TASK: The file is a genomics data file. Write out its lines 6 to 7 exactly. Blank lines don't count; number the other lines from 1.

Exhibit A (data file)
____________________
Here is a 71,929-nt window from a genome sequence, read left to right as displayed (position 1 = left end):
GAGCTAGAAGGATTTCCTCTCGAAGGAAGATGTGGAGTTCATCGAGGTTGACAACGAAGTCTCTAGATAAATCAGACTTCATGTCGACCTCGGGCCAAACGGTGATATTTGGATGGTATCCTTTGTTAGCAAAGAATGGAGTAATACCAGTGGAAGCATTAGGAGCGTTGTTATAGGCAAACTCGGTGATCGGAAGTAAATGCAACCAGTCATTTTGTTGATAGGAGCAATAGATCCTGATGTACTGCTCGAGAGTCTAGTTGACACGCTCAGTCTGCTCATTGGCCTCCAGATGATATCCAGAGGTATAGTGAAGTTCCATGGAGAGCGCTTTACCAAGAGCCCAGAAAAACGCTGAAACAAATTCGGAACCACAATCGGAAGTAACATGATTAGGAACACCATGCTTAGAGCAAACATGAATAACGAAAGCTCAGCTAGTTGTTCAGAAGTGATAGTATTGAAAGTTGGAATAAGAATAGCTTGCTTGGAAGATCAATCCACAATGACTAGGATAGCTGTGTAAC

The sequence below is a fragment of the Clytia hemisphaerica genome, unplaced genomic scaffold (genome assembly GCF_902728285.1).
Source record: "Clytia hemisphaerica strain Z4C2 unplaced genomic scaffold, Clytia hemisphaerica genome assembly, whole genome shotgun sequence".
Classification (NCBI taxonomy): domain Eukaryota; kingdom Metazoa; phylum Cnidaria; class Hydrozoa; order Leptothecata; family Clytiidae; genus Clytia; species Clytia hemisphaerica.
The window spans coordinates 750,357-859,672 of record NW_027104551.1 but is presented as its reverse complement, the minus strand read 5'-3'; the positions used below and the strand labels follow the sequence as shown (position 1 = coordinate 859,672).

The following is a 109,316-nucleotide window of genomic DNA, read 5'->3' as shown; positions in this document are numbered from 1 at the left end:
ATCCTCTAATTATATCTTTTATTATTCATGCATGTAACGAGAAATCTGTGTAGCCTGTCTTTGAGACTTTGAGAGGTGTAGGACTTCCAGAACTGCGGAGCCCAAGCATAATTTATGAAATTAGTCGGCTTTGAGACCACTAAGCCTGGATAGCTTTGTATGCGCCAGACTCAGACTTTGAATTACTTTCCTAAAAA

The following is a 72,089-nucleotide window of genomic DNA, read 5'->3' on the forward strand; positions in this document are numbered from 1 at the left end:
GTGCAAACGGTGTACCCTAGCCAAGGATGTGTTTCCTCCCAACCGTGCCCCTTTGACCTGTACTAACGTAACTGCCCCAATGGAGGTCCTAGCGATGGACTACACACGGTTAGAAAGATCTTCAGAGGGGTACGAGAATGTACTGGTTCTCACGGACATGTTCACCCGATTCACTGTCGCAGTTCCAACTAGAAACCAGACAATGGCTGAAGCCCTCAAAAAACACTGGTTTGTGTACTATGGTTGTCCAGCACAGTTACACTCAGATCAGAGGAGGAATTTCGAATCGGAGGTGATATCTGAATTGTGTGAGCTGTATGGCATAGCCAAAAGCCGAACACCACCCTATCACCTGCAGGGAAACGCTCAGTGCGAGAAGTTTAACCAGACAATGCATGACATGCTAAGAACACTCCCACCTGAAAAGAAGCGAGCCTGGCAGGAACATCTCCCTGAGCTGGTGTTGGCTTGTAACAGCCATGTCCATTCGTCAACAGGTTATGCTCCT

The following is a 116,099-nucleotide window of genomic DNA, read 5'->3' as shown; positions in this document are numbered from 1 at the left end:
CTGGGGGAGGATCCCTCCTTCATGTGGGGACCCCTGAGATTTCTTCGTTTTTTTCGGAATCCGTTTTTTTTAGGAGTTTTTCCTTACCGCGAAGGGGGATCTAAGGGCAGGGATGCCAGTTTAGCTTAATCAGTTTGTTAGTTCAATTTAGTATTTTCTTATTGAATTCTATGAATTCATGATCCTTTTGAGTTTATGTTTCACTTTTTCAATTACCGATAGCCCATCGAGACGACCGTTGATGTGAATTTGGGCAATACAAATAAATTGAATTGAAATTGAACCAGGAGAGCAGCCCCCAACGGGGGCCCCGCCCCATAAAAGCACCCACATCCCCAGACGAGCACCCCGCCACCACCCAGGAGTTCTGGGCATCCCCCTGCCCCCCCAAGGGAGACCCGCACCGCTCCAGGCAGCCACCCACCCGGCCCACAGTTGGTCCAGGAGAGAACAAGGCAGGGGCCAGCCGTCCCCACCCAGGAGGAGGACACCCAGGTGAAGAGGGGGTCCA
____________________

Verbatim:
The window spans coordinates 750,357-859,672 of record NW_027104551.1 but is presented as its reverse complement, the minus strand read 5'-3'; the positions used below and the strand labels follow the sequence as shown (position 1 = coordinate 859,672).

The following is a 109,316-nucleotide window of genomic DNA, read 5'->3' as shown; positions in this document are numbered from 1 at the left end: